When Edgino “Chito” Bogayong asked his estranged wife Junith to join him in managing his fledgling food cart business in 2001, he didn’t realize it was the start of better things for them and their relationship.
Kuya Chito (as we his brothers & sisters at the PREX Church Ministry call him) was selling Takuyaki (a Japanese delicacy formed in a ball with vegetable fillings drizzled with chicken or fish flakes and topped with mayo) in food carts at leading shopping centers in General Santos City and South Cotabato.
From a mere initial capitalization of P40,000 borrowed from friends in 1996, he has expanded his business from one to three outlets by 2001.
Although sales was quite good, he felt something was amiss.
“Sales of my takuyaki balls have somehow plateaued,” he recalls. “I knew that my balls could perform better than this. Repeat orders were not that frequent as before. Finally, I tried asking around.”
He got a common reply. Most of those who have tried it liked it knowing it was healthy for them but were not so taken by the taste.
“Somehow I had to adjust the flavor to suit the Pinoy taste,” he explains.
This was when he remembered that his wife who was then running her own Video Rental business in the nearby municipality of Polomolok is a good cook who used to prepare savory dishes for them when they were still together. Maybe she could help him out in this aspect.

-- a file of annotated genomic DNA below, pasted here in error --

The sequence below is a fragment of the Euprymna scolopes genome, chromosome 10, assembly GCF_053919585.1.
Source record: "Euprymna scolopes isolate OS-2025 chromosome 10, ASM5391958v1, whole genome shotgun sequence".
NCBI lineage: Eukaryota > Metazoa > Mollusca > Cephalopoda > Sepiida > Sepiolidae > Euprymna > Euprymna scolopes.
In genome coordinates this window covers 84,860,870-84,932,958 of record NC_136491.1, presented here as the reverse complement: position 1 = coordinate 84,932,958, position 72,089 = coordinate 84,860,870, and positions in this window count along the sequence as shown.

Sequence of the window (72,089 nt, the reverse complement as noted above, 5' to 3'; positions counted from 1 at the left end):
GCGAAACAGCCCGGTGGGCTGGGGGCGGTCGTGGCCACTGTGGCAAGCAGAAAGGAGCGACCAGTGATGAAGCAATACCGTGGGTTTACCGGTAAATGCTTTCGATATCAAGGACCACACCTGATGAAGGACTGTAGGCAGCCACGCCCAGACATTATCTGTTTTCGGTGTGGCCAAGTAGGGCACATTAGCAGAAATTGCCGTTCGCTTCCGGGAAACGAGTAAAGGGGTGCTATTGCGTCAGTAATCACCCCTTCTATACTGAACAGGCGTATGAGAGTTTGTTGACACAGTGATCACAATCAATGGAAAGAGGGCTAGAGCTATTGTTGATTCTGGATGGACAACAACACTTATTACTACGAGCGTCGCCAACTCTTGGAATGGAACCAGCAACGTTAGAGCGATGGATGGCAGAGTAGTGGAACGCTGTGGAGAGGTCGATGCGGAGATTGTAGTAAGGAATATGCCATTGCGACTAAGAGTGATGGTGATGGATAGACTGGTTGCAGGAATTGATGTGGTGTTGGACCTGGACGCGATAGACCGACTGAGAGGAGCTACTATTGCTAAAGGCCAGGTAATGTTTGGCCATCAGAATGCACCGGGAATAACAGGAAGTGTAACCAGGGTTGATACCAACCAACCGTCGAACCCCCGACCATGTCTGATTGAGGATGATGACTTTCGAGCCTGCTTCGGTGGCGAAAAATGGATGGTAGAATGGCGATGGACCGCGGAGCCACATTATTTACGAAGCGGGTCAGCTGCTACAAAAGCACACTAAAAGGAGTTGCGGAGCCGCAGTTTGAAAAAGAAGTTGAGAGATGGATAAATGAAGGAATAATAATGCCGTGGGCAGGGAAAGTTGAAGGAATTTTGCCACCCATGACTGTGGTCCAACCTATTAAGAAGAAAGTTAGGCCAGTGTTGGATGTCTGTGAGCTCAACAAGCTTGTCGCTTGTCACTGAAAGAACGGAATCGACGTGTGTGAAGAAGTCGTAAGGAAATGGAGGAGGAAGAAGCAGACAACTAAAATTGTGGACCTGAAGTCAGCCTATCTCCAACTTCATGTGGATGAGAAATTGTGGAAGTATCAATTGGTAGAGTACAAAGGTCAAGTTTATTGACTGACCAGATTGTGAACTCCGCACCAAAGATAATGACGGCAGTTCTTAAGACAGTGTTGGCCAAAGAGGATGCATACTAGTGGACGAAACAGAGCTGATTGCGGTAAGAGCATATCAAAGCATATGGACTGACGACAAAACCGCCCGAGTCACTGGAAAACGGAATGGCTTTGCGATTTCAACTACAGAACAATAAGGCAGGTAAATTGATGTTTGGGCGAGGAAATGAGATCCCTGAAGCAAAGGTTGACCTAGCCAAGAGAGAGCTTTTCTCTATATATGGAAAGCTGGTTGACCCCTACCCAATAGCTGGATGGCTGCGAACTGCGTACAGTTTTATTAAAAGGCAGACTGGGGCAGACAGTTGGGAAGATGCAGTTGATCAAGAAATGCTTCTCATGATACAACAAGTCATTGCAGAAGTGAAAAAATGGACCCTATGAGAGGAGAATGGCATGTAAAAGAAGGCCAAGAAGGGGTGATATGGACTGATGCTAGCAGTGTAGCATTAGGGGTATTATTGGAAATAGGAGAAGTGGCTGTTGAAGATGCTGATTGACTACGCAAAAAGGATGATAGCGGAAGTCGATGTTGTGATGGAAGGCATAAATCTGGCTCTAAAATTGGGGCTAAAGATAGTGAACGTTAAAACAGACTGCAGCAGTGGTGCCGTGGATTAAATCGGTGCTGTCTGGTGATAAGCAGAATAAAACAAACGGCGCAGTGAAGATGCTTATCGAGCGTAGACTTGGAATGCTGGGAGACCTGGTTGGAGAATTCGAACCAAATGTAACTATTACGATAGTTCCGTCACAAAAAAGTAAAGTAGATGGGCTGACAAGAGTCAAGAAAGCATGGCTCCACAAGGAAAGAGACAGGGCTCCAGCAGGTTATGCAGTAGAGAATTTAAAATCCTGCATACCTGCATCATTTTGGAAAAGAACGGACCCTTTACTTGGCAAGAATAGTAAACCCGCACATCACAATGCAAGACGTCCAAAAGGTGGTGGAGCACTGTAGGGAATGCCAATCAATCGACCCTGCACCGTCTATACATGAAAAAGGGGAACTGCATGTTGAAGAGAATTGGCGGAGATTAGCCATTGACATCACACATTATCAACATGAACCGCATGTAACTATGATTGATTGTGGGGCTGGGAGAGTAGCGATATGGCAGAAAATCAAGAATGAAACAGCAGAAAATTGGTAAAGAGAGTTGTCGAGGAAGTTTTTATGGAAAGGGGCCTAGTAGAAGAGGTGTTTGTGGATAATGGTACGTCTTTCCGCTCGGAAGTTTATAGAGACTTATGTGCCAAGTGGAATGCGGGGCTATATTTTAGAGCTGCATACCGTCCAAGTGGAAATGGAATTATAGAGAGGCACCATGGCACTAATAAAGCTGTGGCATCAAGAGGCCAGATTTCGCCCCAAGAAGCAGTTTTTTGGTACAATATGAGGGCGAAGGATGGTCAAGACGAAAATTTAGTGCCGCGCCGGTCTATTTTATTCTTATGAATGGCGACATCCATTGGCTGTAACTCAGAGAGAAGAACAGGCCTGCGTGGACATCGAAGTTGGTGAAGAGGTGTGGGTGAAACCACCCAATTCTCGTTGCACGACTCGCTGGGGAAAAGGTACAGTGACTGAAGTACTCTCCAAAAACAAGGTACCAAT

Luckily, Junith at that time was also thinking of giving up her shop in view of the entry of big newcomers from Manila. When Chito appeared at her doorstep with a peace offering and the request to help him out, she agreed albeit cautiously.
She laughs at the memory. “My husband has tried venturing into a couple of business, all of which failed in the end. But by some means, I couldn’t refuse him on this one even though we were on trial separation. I felt just then that the takuyaki holds a lot of promise. I just had to look for the correct blend of flavors, which was my forte being trained to cook since my childhood by my Waray parents.”